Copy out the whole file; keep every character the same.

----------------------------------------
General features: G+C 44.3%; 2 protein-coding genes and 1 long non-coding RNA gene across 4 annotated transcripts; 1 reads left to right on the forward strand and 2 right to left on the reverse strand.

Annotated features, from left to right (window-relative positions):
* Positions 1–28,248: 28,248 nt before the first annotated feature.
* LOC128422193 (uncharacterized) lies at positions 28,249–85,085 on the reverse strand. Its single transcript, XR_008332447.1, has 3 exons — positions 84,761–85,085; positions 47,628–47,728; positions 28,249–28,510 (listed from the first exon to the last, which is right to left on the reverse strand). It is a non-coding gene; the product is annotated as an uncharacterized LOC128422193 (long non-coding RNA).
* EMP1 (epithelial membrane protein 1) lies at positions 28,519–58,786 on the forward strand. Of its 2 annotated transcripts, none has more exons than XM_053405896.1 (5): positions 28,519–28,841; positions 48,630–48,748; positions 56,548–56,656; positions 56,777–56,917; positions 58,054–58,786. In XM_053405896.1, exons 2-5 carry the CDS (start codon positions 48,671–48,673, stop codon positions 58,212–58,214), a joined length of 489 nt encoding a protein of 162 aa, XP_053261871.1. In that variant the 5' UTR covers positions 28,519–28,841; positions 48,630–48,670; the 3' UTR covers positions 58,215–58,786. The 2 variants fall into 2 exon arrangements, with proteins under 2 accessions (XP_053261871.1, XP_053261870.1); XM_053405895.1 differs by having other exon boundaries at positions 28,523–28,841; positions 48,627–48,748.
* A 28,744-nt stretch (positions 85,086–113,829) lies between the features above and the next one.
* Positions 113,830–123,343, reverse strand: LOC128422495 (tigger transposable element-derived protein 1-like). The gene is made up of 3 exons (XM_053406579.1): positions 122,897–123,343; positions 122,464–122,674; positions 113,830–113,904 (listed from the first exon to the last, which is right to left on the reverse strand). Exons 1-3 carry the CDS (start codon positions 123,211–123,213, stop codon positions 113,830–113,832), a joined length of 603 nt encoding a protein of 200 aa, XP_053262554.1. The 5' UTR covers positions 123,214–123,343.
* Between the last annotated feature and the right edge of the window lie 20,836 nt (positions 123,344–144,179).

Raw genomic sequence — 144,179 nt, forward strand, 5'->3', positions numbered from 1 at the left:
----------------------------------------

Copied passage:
General features: G+C 44.3%; 2 protein-coding genes and 1 long non-coding RNA gene across 4 annotated transcripts; 1 reads left to right on the forward strand and 2 right to left on the reverse strand.

Annotated features, from left to right (window-relative positions):
* Positions 1–28,248: 28,248 nt before the first annotated feature.
* LOC128422193 (uncharacterized) lies at positions 28,249–85,085 on the reverse strand. Its single transcript, XR_008332447.1, has 3 exons — positions 84,761–85,085; positions 47,628–47,728; positions 28,249–28,510 (listed from the first exon to the last, which is right to left on the reverse strand). It is a non-coding gene; the product is annotated as an uncharacterized LOC128422193 (long non-coding RNA).
* EMP1 (epithelial membrane protein 1) lies at positions 28,519–58,786 on the forward strand. Of its 2 annotated transcripts, none has more exons than XM_053405896.1 (5): positions 28,519–28,841; positions 48,630–48,748; positions 56,548–56,656; positions 56,777–56,917; positions 58,054–58,786. In XM_053405896.1, exons 2-5 carry the CDS (start codon positions 48,671–48,673, stop codon positions 58,212–58,214), a joined length of 489 nt encoding a protein of 162 aa, XP_053261871.1. In that variant the 5' UTR covers positions 28,519–28,841; positions 48,630–48,670; the 3' UTR covers positions 58,215–58,786. The 2 variants fall into 2 exon arrangements, with proteins under 2 accessions (XP_053261871.1, XP_053261870.1); XM_053405895.1 differs by having other exon boundaries at positions 28,523–28,841; positions 48,627–48,748.
* A 28,744-nt stretch (positions 85,086–113,829) lies between the features above and the next one.
* Positions 113,830–123,343, reverse strand: LOC128422495 (tigger transposable element-derived protein 1-like). The gene is made up of 3 exons (XM_053406579.1): positions 122,897–123,343; positions 122,464–122,674; positions 113,830–113,904 (listed from the first exon to the last, which is right to left on the reverse strand). Exons 1-3 carry the CDS (start codon positions 123,211–123,213, stop codon positions 113,830–113,832), a joined length of 603 nt encoding a protein of 200 aa, XP_053262554.1. The 5' UTR covers positions 123,214–123,343.
* Between the last annotated feature and the right edge of the window lie 20,836 nt (positions 123,344–144,179).

Raw genomic sequence — 144,179 nt, forward strand, 5'->3', positions numbered from 1 at the left: